White House senior adviser Jared Kushner listens as President Trump speaks during a Cabinet meeting at the White House on Nov. 1, 2017. (Evan Vucci/AP)
Columnist

It is hard to tell what should be more worrisome: the fact that the commander in chief doesn’t bother to read his daily compilation of the nation’s most urgent intelligence, or the fact that his son-in-law — who has been unable to obtain a security clearance — does.

Those two stories were three pages apart in Saturday’s print edition of The Post.

On the front page, my colleagues Carol D. Leonnig, Shane Harris and Greg Jaffe reported that Donald Trump is the first president since Richard M. Nixon not to regularly review the document known as the President’s Daily Brief, the distillation of information picked up around the world by U.S. intelligence agencies.

And there on Page A4 was the other one, under the bylines of Matt Zapotosky, Josh Dawsey and Devlin Barrett.

Jared Kushner’s inability to get a permanent security clearance, for reasons that are not entirely clear, has become a source of vexation at the White House. But in the meantime, he has a temporary status that allows him to “see materials, including the President’s Daily Brief, that are among the most sensitive in government,” they wrote.

There are two sets of issues to be concerned about here. The more serious one, of course, is whether the president is getting the information he needs to keep the country safe — or alternatively, whether his handlers may be dumbing things down to avoid overtaxing his attention span or challenging his preconceptions.

In the case of Kushner, there is a potential security risk but also the more immediate question of how appropriate is it for him to have access to the material under any circumstances. That takes us back to the fact that the 37-year-old real estate scion has no credential to merit holding his current White House job, outside of whom he married.

It is hard to miss the irony of it all: Wasn’t the main driver of the scandal surrounding Hillary Clinton’s emails the fact that it suggested she was careless in handling the nation’s secrets?

The President’s Daily Brief, or PDB, was the document that on Aug. 6, 2001, contained a heading warning: “Bin Ladin Determined to Strike in U.S.” It even suggested that he might hijack airlines to do it.

When such an attack happened a month later, that memo became Exhibit A in the case for those who argued that the George W. Bush administration was asleep to the danger.

Of course, every president has his own style of processing information. But even Ronald Reagan, whose inattentiveness so often exasperated his closest advisers, made a point of reading the PDB every day.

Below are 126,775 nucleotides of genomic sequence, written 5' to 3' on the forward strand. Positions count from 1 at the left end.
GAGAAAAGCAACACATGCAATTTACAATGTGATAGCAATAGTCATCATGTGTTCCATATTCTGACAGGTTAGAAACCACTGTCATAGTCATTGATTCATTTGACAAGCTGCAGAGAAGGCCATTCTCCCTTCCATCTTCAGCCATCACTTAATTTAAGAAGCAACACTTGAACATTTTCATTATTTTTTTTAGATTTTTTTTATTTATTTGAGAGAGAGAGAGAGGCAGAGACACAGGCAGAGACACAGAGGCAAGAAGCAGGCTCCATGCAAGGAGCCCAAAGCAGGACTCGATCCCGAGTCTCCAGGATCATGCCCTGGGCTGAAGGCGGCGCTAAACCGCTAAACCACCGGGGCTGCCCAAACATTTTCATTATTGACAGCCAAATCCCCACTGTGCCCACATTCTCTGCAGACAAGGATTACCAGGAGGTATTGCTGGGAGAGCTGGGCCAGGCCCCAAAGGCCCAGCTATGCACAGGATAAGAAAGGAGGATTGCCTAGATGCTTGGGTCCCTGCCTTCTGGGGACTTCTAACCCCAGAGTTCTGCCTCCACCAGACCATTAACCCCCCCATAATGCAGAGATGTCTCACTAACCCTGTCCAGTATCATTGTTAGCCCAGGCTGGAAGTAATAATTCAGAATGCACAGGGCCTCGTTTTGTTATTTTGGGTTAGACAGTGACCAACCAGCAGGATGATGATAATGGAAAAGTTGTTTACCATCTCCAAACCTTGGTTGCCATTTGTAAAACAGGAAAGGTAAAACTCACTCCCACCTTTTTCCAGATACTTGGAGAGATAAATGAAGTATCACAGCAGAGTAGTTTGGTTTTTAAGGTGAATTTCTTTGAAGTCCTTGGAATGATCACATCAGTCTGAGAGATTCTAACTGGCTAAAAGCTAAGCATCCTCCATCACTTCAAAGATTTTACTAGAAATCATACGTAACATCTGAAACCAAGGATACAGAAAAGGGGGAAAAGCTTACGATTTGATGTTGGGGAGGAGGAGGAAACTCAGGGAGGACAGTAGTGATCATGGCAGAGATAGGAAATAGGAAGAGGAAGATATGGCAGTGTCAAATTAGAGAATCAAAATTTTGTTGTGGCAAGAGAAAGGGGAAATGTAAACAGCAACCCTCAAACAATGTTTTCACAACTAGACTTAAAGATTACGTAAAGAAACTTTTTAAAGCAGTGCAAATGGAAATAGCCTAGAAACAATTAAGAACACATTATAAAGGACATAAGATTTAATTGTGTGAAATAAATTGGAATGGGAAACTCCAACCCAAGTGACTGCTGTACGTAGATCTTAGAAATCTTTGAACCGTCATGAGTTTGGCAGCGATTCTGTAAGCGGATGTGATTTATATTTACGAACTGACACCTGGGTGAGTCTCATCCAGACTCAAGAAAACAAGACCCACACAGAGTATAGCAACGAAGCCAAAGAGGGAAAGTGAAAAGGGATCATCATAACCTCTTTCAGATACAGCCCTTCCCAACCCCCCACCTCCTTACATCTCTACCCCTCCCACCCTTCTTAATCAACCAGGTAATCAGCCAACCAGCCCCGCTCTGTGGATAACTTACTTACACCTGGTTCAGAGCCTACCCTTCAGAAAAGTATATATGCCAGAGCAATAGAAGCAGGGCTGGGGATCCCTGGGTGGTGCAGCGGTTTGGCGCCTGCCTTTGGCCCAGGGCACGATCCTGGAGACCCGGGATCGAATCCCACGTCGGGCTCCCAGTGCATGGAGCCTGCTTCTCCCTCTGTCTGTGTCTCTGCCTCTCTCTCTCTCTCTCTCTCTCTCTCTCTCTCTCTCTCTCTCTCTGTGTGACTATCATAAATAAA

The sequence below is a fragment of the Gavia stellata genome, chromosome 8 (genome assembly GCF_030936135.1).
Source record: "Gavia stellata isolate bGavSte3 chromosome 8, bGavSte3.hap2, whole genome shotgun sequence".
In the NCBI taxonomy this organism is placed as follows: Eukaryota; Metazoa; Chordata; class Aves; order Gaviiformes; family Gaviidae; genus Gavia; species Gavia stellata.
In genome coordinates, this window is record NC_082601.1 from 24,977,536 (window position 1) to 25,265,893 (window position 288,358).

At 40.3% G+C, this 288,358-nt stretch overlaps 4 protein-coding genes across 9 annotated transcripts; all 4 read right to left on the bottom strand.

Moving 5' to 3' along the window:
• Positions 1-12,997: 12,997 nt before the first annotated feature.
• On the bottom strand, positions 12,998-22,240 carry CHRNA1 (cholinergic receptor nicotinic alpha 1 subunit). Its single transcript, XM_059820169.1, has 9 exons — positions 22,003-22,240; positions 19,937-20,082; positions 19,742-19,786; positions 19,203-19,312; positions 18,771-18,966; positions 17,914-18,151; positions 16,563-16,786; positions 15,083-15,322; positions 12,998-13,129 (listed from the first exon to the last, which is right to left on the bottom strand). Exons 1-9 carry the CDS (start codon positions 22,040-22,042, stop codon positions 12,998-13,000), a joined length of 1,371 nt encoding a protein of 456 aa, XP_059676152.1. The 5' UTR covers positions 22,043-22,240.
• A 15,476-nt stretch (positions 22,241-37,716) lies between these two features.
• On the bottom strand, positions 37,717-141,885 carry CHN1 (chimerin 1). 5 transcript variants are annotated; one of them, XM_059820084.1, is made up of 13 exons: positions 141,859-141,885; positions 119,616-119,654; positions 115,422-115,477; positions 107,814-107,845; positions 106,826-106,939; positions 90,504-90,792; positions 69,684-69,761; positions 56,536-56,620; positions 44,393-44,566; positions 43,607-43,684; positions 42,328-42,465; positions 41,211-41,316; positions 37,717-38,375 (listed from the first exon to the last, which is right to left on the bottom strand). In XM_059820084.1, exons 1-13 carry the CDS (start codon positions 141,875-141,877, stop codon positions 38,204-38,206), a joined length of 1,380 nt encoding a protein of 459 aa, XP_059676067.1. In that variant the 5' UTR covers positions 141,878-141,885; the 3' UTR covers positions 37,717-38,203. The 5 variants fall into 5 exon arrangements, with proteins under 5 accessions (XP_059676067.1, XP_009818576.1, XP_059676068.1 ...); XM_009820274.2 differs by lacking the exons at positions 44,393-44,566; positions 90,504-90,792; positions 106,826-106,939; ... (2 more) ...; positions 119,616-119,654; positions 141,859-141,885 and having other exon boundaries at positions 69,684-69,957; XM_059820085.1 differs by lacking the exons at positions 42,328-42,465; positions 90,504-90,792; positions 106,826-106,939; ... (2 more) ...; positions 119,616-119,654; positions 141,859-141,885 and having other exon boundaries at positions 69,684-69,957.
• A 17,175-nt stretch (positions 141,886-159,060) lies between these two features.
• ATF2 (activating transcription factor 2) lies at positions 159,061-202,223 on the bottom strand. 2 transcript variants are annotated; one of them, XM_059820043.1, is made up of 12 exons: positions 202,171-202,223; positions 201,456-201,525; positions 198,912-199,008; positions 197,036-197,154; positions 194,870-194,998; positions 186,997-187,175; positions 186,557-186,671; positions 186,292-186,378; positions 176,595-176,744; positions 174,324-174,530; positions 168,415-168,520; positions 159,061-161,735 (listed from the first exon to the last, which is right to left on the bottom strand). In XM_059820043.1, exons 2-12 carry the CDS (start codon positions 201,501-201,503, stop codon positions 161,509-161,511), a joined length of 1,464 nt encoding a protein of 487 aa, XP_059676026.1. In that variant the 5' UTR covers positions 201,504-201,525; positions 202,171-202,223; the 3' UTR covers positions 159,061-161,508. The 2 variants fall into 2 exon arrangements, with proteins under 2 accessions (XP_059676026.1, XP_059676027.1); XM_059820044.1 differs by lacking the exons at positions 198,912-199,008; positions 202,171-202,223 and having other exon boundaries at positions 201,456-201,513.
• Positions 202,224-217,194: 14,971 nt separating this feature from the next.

White House officials say that Trump’s decision to receive a shortened briefing orally reflects his “style of learning,” as well as his impatience with dense material. His intelligence advisers augment their presentation with charts, pictures, videos and what CIA Director Mike Pompeo calls “killer graphics.”

But it seems fair to wonder how closely the easily distractable chief executive is following the oral presentations. The time on his official schedule set aside for the briefings has sometimes coincided closely with his tweets, including ones about random things he seems to have heard on “Fox & Friends.”

A separate issue is whether his oral briefings are full reflections of what the PDBs actually say. Last year, for instance, The Post reported that intelligence officials include Russia-related material only in the written version and avoid referring to it in their oral presentations, in apparent fear that it will set off another presidential eruption about witch hunts by sore-loser Democrats.

While it is typical for a close circle of presidential aides to also have access to the PDB, it is far less so for someone like Kushner, a newcomer to government who has only a temporary status on his clearance — and who, it should be noted, is also a focus in special counsel Robert S. Mueller III’s Russia investigation.

Kushner’s lawyer Abbe Lowell insisted in a statement that Kushner’s clearance is taking longer than usual “because of the extent of his holdings, travels and lengthy submissions.”

But the process has not been helped by the fact that Kushner has had to repeatedly update his security questionnaire, known as an SF-86, because he neglected to include all contacts he has had with foreigners.

Concern about the casualness with which the Trump White House deals with sensitive material also has been amplified in the past week, with the resignation of White House staff secretary Rob Porter over allegations that he had abused two ex-wives. It turns out that Porter, whose job it was to control the flow of documents to the president, also had only an interim security clearance — and that the FBI had warned top White House officials that there was evidence that he committed a violent crime.

Given Trump’s background — the flamboyant bankruptcies of his businesses, the many lawsuits that he has filed and that have been lodged against him, the credible allegations that he has mistreated women — it is hard to imagine that he would be a slam dunk for a security clearance.

If he weren’t president, that is.

But he is.

And the job comes with homework.